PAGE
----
Cingular Spreads Word of Its New Name

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Cingular Wireless has experienced a response rate of more than 2 percent from the 14.5 million direct mail pieces it dropped on last week.


The mailing was part of the wireless provider's multimedia campaign designed to introduce its new operating name, Cingular, to the marketplace, acquire new users, and present new rate plans and services to current members.


The campaign's cost has been reported to be more than $200 million and will include print ads, outdoor advertising, radio and TV spots.


The direct mail pieces use the slogan "What do you have to say?" as well as a new logo that communicates the message: "I'm Cingular. And I believe you are, too."


Cingular, Atlanta, was created last April through a joint venture by the 11 wireless divisions within SBC Communications and BellSouth. Wireless users of both companies combined represent 20 million people. The new name was announced in October, but the company waited until the new year to introduce it. Cingular began notifying users of the name change in November via billing statements from their previous providers.


"All of our competitors are focusing on the technology aspect and the availability of different rates and coverage," said Clay Owen, director of media relations at Cingular Wireless. "But in the wireless market, we're at a point where all of that is a given and users don't have to be constantly reminded of it. We're putting the focus of the campaign on the consumer, not us."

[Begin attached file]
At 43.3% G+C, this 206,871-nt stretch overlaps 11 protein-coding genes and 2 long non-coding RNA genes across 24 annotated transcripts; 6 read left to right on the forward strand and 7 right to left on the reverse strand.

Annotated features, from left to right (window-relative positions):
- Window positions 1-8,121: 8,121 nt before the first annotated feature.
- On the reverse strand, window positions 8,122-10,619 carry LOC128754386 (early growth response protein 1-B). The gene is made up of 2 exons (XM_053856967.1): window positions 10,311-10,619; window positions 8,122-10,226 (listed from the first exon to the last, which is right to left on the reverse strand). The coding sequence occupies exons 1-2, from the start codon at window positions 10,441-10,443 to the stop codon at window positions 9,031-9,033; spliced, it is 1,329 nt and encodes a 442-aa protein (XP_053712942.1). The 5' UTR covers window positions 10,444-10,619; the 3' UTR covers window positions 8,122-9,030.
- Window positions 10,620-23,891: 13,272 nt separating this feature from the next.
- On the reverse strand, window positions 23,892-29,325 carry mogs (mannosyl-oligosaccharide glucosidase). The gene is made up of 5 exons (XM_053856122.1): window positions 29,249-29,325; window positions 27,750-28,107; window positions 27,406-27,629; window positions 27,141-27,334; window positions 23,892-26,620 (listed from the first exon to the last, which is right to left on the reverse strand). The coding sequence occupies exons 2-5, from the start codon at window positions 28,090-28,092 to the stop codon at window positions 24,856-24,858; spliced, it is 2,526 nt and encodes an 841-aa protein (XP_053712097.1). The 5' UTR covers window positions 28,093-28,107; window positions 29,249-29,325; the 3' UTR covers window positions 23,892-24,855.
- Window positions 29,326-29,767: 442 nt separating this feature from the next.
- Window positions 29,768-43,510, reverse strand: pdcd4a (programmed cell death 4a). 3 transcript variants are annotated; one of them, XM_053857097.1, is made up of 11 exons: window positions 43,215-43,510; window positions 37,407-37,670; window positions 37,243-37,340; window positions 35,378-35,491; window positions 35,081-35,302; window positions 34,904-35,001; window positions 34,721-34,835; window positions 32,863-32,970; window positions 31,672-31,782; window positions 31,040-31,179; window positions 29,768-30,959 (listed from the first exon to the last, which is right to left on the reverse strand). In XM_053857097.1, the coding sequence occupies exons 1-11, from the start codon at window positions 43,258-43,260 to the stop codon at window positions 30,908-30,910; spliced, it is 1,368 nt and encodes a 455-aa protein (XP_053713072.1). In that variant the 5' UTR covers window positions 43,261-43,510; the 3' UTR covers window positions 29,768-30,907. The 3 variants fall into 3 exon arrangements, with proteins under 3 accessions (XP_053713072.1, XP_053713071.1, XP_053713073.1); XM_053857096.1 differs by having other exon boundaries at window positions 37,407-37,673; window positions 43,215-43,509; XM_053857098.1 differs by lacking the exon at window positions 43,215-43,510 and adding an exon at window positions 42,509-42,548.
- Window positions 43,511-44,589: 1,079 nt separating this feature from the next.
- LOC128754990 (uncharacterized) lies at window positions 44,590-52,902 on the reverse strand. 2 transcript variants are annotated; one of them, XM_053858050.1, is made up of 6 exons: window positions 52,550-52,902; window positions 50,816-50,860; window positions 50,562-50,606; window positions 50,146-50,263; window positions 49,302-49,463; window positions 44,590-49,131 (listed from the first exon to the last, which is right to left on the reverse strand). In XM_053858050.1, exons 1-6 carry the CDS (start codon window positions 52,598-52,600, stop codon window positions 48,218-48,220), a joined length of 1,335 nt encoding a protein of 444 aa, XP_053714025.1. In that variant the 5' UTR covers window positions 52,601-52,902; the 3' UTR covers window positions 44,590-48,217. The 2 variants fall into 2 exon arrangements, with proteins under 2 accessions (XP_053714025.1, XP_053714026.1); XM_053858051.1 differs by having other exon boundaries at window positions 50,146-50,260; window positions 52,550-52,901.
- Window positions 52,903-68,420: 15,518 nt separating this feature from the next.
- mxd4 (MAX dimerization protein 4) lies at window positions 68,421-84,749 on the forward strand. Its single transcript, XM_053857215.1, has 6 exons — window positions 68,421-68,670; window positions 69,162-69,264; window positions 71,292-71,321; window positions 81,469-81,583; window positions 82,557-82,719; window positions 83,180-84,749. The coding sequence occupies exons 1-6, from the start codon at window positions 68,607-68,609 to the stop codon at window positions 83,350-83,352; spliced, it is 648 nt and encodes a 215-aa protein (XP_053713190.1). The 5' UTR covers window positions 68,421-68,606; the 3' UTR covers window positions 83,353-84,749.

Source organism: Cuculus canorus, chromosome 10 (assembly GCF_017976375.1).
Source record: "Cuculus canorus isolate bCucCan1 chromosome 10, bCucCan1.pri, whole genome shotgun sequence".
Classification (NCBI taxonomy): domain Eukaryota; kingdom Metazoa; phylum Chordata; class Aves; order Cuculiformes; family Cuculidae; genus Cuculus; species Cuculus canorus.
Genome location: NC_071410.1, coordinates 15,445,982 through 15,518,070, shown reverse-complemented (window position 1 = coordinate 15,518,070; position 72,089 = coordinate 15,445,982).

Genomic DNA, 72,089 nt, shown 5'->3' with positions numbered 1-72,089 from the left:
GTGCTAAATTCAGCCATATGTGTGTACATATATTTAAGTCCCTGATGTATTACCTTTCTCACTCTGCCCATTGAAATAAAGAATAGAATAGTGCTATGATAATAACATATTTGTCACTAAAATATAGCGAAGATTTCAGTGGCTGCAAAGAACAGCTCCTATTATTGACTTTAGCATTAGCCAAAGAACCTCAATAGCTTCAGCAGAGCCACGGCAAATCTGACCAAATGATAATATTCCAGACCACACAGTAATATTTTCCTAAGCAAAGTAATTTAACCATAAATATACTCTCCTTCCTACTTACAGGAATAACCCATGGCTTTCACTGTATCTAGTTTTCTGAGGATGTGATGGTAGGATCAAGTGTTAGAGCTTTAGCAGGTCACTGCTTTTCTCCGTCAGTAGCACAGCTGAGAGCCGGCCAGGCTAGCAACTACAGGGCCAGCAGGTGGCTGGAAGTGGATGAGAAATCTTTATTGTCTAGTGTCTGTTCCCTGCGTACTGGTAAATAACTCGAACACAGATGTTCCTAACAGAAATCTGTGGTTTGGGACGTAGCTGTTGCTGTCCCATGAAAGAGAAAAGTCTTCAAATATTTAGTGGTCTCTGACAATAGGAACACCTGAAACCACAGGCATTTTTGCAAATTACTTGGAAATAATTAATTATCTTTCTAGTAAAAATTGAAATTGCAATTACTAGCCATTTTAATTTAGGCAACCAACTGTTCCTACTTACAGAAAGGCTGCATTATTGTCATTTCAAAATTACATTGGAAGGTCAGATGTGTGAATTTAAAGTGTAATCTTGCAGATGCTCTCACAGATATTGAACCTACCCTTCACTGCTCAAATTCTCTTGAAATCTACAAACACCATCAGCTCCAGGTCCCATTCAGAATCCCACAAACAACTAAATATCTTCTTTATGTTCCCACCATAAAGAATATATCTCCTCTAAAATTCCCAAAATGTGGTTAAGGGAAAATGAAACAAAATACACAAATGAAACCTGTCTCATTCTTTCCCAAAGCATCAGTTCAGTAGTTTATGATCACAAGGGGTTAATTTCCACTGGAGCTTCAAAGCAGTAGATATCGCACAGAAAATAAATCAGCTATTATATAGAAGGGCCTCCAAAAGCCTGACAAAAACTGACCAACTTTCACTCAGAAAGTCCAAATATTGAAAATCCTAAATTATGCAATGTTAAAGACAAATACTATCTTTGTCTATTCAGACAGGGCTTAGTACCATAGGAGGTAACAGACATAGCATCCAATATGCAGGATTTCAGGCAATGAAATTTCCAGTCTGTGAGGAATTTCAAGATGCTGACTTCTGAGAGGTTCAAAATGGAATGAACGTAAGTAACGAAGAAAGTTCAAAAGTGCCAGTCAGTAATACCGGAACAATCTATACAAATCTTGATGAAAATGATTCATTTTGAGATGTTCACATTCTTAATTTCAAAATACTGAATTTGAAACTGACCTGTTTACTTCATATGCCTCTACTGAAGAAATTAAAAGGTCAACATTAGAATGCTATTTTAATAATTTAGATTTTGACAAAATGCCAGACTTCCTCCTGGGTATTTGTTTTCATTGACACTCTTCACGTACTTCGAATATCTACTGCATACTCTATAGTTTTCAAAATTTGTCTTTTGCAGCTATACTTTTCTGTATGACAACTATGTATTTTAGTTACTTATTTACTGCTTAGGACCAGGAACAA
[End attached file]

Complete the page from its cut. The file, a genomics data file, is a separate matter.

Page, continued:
With the direct mail component, which was dropped during the third week of January, Cingular targeted only current members with fewer than 10 phone lines. The other 5.5 million customers with more than 10 lines were handled by its sales force.


There is no direct mail campaign targeting prospects, but plans for an acquisition campaign are in the "developmental stage."


According to Jane Ratliff, director of customer communication at Cingular Wireless, 11 pieces were used for the campaign. They were personalized according to the previous provider and not by the recipient's name. The text and images were virtually identical. The only difference was the provider's name on the cover and inside.


The piece, a two-color tri-fold self-mailer, did not include a pitch. The inside text mentions added services, coast-to-coast coverage, simplified calling plans and rates.


Information about a free T-shirt offer -- and the Web site that must be accessed to get it -- is also included. This is the only call-to-action on the piece.


To receive the T-shirt, users must enter a PIN included on the piece. This will take them to a Web page where they will answer questions designed to help identify what type of services they would be interested in. Ratliff said the company will use the information to help segment its database in order to run highly targeted future marketing campaigns.


"After they answered some questions and were notified that they had just received the free T-shirt, they were linked to a new Web page containing information on our new rate plans," Ratliff said. "The response to the T-shirt offer so far has been more than 2 percent, but that is continually growing."


Design and creative were handled by the New York and South divisions of ad agency BBDO, New York.
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